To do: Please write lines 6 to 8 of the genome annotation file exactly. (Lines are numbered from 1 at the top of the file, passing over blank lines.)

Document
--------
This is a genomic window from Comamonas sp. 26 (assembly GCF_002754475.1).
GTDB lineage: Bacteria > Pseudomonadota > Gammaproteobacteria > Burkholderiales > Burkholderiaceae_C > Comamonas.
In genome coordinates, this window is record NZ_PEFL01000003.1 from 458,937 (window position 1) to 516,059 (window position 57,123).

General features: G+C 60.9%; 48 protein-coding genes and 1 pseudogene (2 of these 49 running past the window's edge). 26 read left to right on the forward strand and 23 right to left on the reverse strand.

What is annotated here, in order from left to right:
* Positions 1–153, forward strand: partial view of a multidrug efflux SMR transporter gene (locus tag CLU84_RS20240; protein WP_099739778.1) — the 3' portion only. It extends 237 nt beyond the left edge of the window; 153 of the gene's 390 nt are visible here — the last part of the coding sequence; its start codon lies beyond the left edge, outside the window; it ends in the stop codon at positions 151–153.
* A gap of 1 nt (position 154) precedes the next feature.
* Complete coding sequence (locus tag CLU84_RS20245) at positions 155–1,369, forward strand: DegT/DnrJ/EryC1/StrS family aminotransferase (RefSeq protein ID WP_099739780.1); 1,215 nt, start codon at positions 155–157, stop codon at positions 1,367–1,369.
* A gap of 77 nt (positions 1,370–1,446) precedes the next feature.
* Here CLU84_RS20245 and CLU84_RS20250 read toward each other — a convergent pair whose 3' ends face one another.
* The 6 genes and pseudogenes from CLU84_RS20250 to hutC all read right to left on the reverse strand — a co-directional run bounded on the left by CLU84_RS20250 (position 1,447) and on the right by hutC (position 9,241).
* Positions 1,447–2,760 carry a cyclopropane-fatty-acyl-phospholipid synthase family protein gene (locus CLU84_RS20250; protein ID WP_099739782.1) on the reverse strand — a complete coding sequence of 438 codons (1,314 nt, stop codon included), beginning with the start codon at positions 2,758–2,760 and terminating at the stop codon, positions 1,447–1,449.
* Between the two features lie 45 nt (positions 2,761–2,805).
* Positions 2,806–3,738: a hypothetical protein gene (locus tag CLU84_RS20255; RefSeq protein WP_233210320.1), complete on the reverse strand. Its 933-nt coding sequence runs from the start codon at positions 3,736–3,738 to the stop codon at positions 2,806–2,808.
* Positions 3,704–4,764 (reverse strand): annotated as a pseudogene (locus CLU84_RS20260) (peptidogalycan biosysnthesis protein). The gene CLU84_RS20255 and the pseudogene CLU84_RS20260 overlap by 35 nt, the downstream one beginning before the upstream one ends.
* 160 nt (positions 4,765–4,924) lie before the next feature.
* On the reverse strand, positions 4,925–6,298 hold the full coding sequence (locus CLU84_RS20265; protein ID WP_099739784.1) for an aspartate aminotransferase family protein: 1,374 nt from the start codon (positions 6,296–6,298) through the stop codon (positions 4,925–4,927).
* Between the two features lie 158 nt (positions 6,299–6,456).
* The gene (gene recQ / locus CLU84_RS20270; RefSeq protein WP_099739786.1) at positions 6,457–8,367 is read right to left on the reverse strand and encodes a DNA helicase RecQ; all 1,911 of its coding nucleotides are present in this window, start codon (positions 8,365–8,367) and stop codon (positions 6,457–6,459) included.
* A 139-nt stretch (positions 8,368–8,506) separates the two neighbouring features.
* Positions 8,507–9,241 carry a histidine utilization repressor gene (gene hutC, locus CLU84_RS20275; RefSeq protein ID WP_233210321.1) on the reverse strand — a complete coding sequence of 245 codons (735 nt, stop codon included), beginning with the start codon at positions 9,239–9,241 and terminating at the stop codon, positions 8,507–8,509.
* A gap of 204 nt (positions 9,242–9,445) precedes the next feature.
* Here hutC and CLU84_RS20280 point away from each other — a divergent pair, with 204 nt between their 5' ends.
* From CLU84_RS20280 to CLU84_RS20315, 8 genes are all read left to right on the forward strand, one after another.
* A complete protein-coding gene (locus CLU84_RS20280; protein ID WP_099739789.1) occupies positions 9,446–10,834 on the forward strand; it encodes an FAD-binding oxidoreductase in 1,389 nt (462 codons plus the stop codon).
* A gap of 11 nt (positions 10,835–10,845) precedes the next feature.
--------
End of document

* Positions 1–153, forward strand: partial view of a multidrug efflux SMR transporter gene (locus tag CLU84_RS20240; protein WP_099739778.1) — the 3' portion only. It extends 237 nt beyond the left edge of the window; 153 of the gene's 390 nt are visible here — the last part of the coding sequence; its start codon lies beyond the left edge, outside the window; it ends in the stop codon at positions 151–153.
* A gap of 1 nt (position 154) precedes the next feature.
* Complete coding sequence (locus tag CLU84_RS20245) at positions 155–1,369, forward strand: DegT/DnrJ/EryC1/StrS family aminotransferase (RefSeq protein ID WP_099739780.1); 1,215 nt, start codon at positions 155–157, stop codon at positions 1,367–1,369.